My name is Mark Goodfield. Welcome to The Blunt Bean Counter ™, a blog that shares my thoughts on income taxes, finance and the psychology of money. I am a Chartered Professional Accountant and a partner with a National Accounting Firm in Toronto. This blog is meant for everyone, but in particular for high net worth individuals and owners of private corporations. The views and opinions expressed in this blog are written solely in my personal capacity and cannot be attributed to the accounting firm with which I am affiliated. My posts are blunt, opinionated and even have a twist of humor/sarcasm. You've been warned.

Monday, June 22, 2015

How Much Money Does it Take to Make You Happy?

Have you ever wondered if money brings you happiness? You are not alone in this thought. I find this topic fascinating and as such, I have written several blog posts on the relationship between money and happiness/success, including:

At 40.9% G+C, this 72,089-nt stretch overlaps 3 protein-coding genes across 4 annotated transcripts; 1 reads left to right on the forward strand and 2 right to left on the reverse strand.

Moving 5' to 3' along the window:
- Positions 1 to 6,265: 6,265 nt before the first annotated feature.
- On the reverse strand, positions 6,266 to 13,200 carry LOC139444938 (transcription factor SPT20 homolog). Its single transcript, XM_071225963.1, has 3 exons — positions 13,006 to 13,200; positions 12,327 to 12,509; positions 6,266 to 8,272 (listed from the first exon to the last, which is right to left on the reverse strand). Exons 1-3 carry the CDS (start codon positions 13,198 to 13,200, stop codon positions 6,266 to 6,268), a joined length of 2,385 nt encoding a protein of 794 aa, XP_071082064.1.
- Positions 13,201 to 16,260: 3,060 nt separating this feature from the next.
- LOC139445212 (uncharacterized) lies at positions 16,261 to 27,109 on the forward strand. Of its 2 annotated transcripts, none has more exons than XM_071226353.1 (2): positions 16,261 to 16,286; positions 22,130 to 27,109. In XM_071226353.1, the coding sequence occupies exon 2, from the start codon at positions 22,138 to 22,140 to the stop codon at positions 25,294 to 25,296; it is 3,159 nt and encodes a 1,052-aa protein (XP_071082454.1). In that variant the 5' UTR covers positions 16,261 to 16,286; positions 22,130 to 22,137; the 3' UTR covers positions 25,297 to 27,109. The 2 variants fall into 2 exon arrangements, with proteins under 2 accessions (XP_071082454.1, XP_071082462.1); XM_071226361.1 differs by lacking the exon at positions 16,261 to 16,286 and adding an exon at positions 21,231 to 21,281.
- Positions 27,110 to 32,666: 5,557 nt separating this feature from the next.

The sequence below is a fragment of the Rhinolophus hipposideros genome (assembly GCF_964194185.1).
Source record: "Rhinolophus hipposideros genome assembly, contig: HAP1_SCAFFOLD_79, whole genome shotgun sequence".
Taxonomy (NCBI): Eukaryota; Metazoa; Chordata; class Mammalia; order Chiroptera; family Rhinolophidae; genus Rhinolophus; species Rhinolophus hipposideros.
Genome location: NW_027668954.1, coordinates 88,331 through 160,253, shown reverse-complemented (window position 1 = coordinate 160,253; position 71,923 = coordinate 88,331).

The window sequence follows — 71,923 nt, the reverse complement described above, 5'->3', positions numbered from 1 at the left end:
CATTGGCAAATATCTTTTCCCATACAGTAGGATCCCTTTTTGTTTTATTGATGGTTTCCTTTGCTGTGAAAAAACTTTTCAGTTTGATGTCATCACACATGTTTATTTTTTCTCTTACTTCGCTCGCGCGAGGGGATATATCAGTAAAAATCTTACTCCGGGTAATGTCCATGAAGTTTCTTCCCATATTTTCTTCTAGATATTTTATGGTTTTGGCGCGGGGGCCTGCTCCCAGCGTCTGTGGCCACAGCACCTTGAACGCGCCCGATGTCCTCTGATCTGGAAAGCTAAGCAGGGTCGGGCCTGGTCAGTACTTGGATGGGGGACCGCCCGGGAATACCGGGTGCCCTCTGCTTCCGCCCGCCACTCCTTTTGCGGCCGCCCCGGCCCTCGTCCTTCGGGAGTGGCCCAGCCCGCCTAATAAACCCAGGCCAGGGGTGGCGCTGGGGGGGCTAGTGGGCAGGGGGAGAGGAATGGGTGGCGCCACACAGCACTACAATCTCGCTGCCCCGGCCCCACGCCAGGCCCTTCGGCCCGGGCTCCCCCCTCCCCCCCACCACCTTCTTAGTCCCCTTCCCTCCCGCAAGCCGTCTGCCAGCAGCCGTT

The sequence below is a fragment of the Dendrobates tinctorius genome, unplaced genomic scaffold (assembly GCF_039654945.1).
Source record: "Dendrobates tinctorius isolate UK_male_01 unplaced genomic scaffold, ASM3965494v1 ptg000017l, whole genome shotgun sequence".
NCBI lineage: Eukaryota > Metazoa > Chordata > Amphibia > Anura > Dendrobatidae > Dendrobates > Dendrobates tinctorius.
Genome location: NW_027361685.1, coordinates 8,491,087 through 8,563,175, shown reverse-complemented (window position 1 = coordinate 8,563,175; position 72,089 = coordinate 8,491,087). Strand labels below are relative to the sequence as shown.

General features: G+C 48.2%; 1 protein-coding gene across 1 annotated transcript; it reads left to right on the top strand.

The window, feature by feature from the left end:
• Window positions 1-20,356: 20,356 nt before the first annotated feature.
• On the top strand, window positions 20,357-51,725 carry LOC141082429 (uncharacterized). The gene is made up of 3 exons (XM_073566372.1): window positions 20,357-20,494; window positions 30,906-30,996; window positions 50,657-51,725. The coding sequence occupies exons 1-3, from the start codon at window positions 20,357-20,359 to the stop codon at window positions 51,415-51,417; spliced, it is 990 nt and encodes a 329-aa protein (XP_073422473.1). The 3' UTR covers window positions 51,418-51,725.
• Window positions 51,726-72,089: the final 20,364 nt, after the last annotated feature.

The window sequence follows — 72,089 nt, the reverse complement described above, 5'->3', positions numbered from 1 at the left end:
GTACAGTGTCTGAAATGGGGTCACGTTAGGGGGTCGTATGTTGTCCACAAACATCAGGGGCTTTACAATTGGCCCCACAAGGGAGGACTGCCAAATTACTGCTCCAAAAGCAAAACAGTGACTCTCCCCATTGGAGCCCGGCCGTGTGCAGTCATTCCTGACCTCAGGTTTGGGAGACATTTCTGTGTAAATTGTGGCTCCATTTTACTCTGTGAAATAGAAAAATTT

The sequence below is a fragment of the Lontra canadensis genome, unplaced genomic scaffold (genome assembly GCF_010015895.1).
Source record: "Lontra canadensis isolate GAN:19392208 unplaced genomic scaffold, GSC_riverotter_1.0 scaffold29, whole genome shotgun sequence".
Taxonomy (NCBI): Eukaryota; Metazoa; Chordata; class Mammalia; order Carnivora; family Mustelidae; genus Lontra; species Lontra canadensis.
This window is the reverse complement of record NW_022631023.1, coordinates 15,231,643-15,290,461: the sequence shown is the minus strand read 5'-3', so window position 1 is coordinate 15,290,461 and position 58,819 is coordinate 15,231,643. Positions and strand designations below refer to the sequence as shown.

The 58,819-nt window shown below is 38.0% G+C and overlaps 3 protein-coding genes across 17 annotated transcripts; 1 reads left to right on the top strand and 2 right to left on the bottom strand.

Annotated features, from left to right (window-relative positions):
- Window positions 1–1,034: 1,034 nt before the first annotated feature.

Last summer I was teamed up with a high-end money manager at a golf tournament. During the round my interest was piqued when he provided me with his thoughts and observations on wealth as it related to happiness and unhappiness.

His general observation was that “Money makes happy people happier and unhappy people even unhappier” (keep in mind, he deals with the wealthiest segment of the population).

It was his contention that people who are happy to start with, have the ability to receive pleasure through spending, sharing and giving. Happy people enjoy the material things they can purchase. They also can be generous to others and receive satisfaction seeing the benefits of their generosity. Overall, they receive pleasure observing the betterment of themselves, family, friends and the community.

Conversely, he opined that unhappy people, considered money to bring added stress and a burden that manifests itself into further unhappiness. He felt the cause of this unhappiness resulted from the worry that people judged them and there was often paranoia that people wanted access to their money. For the most part, he had observed that these people don’t get real pleasure from their money and don’t enjoy spending, giving and sharing.